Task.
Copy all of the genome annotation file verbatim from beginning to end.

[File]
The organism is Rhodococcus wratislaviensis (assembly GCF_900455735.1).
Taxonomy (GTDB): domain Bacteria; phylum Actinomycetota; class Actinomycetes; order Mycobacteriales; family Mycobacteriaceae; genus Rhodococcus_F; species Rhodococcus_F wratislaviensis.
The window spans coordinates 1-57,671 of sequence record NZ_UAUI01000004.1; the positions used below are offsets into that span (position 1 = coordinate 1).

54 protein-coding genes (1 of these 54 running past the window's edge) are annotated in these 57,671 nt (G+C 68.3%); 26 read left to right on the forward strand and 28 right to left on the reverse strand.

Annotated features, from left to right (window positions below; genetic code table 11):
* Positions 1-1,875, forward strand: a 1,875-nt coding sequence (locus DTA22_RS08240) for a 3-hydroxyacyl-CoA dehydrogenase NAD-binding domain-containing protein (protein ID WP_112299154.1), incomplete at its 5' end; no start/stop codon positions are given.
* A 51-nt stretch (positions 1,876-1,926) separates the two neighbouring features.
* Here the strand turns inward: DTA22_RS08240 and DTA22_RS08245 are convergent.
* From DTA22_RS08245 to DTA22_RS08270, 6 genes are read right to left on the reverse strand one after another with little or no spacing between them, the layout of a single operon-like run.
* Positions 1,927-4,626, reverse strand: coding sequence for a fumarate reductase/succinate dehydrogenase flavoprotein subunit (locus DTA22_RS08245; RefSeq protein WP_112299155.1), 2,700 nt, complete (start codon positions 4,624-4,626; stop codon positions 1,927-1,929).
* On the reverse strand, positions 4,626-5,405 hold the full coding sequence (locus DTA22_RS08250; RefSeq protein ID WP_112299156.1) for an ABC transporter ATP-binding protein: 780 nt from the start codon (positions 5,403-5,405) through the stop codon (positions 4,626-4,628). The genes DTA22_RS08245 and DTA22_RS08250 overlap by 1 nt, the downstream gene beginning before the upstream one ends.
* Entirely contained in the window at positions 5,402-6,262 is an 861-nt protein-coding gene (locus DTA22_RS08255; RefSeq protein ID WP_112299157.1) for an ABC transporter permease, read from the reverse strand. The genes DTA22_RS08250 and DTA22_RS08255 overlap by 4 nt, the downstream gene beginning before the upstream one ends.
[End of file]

The organism is Rhodococcus wratislaviensis (assembly GCF_900455735.1).
Taxonomy (GTDB): domain Bacteria; phylum Actinomycetota; class Actinomycetes; order Mycobacteriales; family Mycobacteriaceae; genus Rhodococcus_F; species Rhodococcus_F wratislaviensis.
The window spans coordinates 1-57,671 of sequence record NZ_UAUI01000004.1; the positions used below are offsets into that span (position 1 = coordinate 1).

54 protein-coding genes (1 of these 54 running past the window's edge) are annotated in these 57,671 nt (G+C 68.3%); 26 read left to right on the forward strand and 28 right to left on the reverse strand.

Annotated features, from left to right (window positions below; genetic code table 11):
* Positions 1-1,875, forward strand: a 1,875-nt coding sequence (locus DTA22_RS08240) for a 3-hydroxyacyl-CoA dehydrogenase NAD-binding domain-containing protein (protein ID WP_112299154.1), incomplete at its 5' end; no start/stop codon positions are given.
* A 51-nt stretch (positions 1,876-1,926) separates the two neighbouring features.
* Here the strand turns inward: DTA22_RS08240 and DTA22_RS08245 are convergent.
* From DTA22_RS08245 to DTA22_RS08270, 6 genes are read right to left on the reverse strand one after another with little or no spacing between them, the layout of a single operon-like run.
* Positions 1,927-4,626, reverse strand: coding sequence for a fumarate reductase/succinate dehydrogenase flavoprotein subunit (locus DTA22_RS08245; RefSeq protein WP_112299155.1), 2,700 nt, complete (start codon positions 4,624-4,626; stop codon positions 1,927-1,929).
* On the reverse strand, positions 4,626-5,405 hold the full coding sequence (locus DTA22_RS08250; RefSeq protein ID WP_112299156.1) for an ABC transporter ATP-binding protein: 780 nt from the start codon (positions 5,403-5,405) through the stop codon (positions 4,626-4,628). The genes DTA22_RS08245 and DTA22_RS08250 overlap by 1 nt, the downstream gene beginning before the upstream one ends.
* Entirely contained in the window at positions 5,402-6,262 is an 861-nt protein-coding gene (locus DTA22_RS08255; RefSeq protein ID WP_112299157.1) for an ABC transporter permease, read from the reverse strand. The genes DTA22_RS08250 and DTA22_RS08255 overlap by 4 nt, the downstream gene beginning before the upstream one ends.